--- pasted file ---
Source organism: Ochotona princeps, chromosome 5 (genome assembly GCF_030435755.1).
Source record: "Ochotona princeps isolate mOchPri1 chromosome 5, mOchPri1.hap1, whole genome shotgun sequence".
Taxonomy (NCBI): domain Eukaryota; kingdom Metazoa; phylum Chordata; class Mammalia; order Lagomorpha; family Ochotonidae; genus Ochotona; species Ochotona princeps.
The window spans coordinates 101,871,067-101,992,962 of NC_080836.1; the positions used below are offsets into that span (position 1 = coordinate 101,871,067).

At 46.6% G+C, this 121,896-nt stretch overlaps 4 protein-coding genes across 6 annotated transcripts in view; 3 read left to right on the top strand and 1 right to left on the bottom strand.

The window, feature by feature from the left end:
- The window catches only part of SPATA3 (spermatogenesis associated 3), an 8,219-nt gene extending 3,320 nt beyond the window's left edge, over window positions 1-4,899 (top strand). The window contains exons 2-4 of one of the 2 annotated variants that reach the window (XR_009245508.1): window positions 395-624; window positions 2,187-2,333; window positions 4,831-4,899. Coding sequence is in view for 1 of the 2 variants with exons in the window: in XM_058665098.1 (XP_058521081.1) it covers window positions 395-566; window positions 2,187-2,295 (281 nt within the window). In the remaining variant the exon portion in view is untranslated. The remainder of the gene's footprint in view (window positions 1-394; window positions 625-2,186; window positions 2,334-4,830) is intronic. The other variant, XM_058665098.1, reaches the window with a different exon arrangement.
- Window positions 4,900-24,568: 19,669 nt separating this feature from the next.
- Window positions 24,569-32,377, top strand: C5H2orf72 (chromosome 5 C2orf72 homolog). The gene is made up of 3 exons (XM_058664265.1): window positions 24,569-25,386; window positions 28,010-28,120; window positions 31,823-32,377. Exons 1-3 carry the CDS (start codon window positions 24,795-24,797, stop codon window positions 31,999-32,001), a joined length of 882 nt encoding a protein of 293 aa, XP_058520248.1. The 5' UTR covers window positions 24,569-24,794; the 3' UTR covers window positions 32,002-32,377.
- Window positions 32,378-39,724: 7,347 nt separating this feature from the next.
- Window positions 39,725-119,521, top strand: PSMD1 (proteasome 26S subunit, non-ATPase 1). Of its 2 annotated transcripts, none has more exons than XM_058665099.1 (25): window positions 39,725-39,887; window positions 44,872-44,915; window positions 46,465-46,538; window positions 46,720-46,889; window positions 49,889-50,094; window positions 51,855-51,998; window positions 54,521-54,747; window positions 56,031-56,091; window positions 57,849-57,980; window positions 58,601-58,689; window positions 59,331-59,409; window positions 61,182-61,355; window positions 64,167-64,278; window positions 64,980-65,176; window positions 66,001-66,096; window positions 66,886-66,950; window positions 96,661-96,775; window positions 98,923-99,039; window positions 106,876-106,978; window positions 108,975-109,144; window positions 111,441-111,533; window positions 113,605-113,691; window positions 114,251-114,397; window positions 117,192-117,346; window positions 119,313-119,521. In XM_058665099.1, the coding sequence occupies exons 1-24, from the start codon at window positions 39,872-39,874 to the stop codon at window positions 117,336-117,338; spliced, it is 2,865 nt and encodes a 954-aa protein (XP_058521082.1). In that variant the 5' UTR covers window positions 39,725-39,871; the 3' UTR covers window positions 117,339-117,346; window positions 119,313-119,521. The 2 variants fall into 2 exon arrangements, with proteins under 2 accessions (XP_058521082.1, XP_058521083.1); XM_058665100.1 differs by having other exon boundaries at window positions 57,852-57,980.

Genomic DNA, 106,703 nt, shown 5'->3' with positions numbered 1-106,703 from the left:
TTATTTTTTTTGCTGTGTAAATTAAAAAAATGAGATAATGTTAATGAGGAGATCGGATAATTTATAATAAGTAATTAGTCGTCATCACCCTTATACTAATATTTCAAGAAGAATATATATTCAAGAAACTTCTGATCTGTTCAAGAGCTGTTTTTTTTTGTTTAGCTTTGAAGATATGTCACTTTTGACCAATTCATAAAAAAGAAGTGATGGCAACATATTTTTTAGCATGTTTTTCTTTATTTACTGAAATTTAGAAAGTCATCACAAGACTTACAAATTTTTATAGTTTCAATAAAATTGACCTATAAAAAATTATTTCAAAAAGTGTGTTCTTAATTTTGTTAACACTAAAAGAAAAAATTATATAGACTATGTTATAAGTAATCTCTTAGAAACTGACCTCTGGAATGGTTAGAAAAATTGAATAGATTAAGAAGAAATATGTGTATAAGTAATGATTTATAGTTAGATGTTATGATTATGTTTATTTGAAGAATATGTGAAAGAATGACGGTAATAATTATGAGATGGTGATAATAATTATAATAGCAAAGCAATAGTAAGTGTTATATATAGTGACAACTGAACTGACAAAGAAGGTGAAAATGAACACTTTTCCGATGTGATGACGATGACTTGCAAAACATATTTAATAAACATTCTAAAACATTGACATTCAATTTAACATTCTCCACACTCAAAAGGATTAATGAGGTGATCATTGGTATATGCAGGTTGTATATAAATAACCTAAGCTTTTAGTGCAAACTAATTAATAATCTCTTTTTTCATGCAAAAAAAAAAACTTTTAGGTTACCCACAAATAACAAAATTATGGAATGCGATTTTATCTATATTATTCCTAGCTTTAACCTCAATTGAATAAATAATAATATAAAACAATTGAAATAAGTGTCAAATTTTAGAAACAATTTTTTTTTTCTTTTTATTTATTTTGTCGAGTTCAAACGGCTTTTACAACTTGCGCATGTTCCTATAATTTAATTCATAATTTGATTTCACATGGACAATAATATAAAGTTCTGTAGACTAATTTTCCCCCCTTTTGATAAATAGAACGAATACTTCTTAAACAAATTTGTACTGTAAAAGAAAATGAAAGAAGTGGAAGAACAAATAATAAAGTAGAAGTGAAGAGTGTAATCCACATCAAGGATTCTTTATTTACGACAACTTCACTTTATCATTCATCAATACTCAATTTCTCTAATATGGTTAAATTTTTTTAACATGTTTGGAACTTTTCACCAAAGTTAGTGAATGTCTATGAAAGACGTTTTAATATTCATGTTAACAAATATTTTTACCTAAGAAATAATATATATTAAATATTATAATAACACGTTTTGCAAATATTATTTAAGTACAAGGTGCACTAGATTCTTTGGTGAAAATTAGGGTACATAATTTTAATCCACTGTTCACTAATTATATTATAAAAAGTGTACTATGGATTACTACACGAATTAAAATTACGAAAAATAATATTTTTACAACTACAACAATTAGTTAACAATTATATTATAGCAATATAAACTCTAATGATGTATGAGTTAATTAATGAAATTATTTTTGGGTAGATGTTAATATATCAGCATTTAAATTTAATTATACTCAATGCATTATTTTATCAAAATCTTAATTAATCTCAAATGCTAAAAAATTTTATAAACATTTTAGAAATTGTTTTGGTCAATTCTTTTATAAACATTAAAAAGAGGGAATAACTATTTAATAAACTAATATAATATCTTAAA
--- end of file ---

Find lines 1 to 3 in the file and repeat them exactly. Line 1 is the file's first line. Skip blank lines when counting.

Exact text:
Source organism: Ochotona princeps, chromosome 5 (genome assembly GCF_030435755.1).
Source record: "Ochotona princeps isolate mOchPri1 chromosome 5, mOchPri1.hap1, whole genome shotgun sequence".
Taxonomy (NCBI): domain Eukaryota; kingdom Metazoa; phylum Chordata; class Mammalia; order Lagomorpha; family Ochotonidae; genus Ochotona; species Ochotona princeps.